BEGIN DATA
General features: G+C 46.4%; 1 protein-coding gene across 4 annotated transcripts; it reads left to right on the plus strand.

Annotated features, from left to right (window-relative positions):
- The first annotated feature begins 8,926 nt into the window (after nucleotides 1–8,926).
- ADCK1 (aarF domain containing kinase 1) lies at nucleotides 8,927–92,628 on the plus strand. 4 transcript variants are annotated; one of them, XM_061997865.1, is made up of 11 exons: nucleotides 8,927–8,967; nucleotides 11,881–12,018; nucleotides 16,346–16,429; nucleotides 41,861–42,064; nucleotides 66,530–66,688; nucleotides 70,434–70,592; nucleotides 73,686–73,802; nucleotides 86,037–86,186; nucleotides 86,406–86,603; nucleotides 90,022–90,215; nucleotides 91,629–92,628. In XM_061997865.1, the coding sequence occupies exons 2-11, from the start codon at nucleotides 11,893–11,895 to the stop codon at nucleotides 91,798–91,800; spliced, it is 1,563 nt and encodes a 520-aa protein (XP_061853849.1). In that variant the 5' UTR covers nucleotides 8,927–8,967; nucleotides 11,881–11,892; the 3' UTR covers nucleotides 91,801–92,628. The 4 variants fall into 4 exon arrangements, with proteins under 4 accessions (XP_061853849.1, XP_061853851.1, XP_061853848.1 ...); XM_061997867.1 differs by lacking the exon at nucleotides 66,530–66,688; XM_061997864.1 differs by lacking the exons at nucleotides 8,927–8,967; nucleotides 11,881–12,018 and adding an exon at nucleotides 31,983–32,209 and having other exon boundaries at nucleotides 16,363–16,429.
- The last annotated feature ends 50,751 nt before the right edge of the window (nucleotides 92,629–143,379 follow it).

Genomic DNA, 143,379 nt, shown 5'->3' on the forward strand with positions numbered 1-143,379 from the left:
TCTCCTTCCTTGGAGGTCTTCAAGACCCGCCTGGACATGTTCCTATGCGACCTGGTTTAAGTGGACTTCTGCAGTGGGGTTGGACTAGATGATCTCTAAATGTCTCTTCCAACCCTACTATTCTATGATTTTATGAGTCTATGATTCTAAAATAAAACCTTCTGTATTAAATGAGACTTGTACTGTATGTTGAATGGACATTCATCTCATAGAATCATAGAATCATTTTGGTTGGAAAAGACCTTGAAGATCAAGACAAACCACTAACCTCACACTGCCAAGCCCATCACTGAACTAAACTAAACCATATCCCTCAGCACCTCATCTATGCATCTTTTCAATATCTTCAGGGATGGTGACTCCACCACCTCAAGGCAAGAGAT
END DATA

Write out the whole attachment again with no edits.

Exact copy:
General features: G+C 46.4%; 1 protein-coding gene across 4 annotated transcripts; it reads left to right on the plus strand.

Annotated features, from left to right (window-relative positions):
- The first annotated feature begins 8,926 nt into the window (after nucleotides 1–8,926).
- ADCK1 (aarF domain containing kinase 1) lies at nucleotides 8,927–92,628 on the plus strand. 4 transcript variants are annotated; one of them, XM_061997865.1, is made up of 11 exons: nucleotides 8,927–8,967; nucleotides 11,881–12,018; nucleotides 16,346–16,429; nucleotides 41,861–42,064; nucleotides 66,530–66,688; nucleotides 70,434–70,592; nucleotides 73,686–73,802; nucleotides 86,037–86,186; nucleotides 86,406–86,603; nucleotides 90,022–90,215; nucleotides 91,629–92,628. In XM_061997865.1, the coding sequence occupies exons 2-11, from the start codon at nucleotides 11,893–11,895 to the stop codon at nucleotides 91,798–91,800; spliced, it is 1,563 nt and encodes a 520-aa protein (XP_061853849.1). In that variant the 5' UTR covers nucleotides 8,927–8,967; nucleotides 11,881–11,892; the 3' UTR covers nucleotides 91,801–92,628. The 4 variants fall into 4 exon arrangements, with proteins under 4 accessions (XP_061853849.1, XP_061853851.1, XP_061853848.1 ...); XM_061997867.1 differs by lacking the exon at nucleotides 66,530–66,688; XM_061997864.1 differs by lacking the exons at nucleotides 8,927–8,967; nucleotides 11,881–12,018 and adding an exon at nucleotides 31,983–32,209 and having other exon boundaries at nucleotides 16,363–16,429.
- The last annotated feature ends 50,751 nt before the right edge of the window (nucleotides 92,629–143,379 follow it).

Genomic DNA, 143,379 nt, shown 5'->3' on the forward strand with positions numbered 1-143,379 from the left:
TCTCCTTCCTTGGAGGTCTTCAAGACCCGCCTGGACATGTTCCTATGCGACCTGGTTTAAGTGGACTTCTGCAGTGGGGTTGGACTAGATGATCTCTAAATGTCTCTTCCAACCCTACTATTCTATGATTTTATGAGTCTATGATTCTAAAATAAAACCTTCTGTATTAAATGAGACTTGTACTGTATGTTGAATGGACATTCATCTCATAGAATCATAGAATCATTTTGGTTGGAAAAGACCTTGAAGATCAAGACAAACCACTAACCTCACACTGCCAAGCCCATCACTGAACTAAACTAAACCATATCCCTCAGCACCTCATCTATGCATCTTTTCAATATCTTCAGGGATGGTGACTCCACCACCTCAAGGCAAGAGAT